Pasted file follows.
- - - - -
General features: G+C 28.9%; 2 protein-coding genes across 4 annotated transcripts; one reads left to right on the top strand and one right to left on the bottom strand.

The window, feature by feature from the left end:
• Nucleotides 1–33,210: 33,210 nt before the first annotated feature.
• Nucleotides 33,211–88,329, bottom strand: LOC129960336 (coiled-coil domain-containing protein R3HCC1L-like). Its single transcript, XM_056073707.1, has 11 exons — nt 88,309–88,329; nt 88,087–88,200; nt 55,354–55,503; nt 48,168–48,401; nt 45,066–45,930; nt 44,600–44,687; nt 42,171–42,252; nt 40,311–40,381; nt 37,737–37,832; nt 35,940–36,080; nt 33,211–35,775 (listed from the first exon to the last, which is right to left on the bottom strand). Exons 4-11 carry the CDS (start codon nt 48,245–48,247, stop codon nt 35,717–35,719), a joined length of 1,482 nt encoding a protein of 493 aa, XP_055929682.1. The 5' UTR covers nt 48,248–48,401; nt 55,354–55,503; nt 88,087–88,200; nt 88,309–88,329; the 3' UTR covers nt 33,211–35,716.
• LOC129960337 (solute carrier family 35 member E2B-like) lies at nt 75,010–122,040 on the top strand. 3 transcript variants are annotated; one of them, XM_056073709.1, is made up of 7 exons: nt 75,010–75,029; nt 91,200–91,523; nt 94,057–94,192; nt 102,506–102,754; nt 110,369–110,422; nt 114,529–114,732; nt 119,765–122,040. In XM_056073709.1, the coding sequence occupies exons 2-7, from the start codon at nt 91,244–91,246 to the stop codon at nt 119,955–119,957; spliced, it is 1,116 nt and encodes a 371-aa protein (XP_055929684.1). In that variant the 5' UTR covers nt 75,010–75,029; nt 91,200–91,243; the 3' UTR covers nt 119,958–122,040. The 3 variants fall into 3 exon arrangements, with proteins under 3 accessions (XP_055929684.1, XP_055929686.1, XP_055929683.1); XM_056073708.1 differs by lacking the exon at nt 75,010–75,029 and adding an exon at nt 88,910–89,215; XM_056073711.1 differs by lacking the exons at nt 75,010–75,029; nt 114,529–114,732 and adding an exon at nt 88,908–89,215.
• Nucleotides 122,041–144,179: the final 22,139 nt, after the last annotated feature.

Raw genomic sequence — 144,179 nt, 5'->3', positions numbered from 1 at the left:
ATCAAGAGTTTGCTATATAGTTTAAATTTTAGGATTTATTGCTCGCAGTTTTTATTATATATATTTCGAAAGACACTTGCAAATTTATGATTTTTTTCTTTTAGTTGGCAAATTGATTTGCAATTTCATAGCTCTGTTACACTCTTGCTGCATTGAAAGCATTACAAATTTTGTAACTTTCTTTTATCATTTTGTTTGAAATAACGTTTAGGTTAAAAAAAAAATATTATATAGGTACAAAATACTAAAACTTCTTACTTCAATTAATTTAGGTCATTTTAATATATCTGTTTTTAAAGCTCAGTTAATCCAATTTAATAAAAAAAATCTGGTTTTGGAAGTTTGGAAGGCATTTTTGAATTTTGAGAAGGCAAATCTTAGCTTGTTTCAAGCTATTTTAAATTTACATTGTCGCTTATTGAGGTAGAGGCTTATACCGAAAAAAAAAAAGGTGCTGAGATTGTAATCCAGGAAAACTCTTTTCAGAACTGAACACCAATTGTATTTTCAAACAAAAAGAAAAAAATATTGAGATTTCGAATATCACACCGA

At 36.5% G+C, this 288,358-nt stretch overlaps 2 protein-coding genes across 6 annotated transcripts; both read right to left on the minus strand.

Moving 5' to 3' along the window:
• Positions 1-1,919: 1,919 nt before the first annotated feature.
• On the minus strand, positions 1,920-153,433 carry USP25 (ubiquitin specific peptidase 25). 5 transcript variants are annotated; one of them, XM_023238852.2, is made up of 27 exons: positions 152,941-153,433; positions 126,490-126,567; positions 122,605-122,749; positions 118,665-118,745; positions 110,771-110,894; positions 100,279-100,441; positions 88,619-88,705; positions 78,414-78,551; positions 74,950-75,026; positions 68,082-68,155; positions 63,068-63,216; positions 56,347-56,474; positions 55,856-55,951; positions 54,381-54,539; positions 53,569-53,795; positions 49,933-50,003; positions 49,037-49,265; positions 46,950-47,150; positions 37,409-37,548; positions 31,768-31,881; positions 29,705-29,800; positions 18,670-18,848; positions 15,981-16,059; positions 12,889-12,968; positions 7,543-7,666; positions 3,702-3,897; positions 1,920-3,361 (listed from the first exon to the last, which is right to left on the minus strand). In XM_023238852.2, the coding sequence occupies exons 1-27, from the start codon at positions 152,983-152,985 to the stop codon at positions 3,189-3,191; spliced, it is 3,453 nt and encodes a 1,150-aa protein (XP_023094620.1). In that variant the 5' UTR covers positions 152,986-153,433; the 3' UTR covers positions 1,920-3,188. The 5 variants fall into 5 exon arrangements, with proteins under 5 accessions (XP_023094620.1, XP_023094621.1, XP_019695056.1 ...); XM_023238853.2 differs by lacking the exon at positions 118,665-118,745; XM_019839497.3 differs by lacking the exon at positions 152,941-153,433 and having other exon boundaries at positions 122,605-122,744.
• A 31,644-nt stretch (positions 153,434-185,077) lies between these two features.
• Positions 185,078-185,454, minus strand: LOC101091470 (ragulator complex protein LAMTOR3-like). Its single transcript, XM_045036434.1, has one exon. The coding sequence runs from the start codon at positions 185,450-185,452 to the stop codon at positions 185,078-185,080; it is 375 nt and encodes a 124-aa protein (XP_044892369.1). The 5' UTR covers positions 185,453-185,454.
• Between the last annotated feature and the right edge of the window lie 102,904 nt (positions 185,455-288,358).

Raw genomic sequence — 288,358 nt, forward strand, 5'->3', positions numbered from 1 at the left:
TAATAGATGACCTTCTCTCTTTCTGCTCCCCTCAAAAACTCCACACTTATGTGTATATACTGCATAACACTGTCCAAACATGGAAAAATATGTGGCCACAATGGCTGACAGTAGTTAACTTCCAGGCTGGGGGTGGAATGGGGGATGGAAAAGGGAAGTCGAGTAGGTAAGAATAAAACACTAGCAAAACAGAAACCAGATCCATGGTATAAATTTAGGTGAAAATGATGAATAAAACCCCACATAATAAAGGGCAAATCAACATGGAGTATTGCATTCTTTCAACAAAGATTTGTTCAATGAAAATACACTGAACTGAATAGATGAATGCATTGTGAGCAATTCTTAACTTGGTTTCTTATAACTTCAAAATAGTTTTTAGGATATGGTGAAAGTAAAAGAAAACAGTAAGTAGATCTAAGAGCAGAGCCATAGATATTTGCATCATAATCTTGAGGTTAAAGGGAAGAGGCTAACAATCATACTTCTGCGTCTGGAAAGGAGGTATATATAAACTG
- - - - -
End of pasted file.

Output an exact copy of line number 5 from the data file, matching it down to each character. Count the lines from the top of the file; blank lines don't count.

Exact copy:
• LOC129960337 (solute carrier family 35 member E2B-like) lies at nt 75,010–122,040 on the top strand. 3 transcript variants are annotated; one of them, XM_056073709.1, is made up of 7 exons: nt 75,010–75,029; nt 91,200–91,523; nt 94,057–94,192; nt 102,506–102,754; nt 110,369–110,422; nt 114,529–114,732; nt 119,765–122,040. In XM_056073709.1, the coding sequence occupies exons 2-7, from the start codon at nt 91,244–91,246 to the stop codon at nt 119,955–119,957; spliced, it is 1,116 nt and encodes a 371-aa protein (XP_055929684.1). In that variant the 5' UTR covers nt 75,010–75,029; nt 91,200–91,243; the 3' UTR covers nt 119,958–122,040. The 3 variants fall into 3 exon arrangements, with proteins under 3 accessions (XP_055929684.1, XP_055929686.1, XP_055929683.1); XM_056073708.1 differs by lacking the exon at nt 75,010–75,029 and adding an exon at nt 88,910–89,215; XM_056073711.1 differs by lacking the exons at nt 75,010–75,029; nt 114,529–114,732 and adding an exon at nt 88,908–89,215.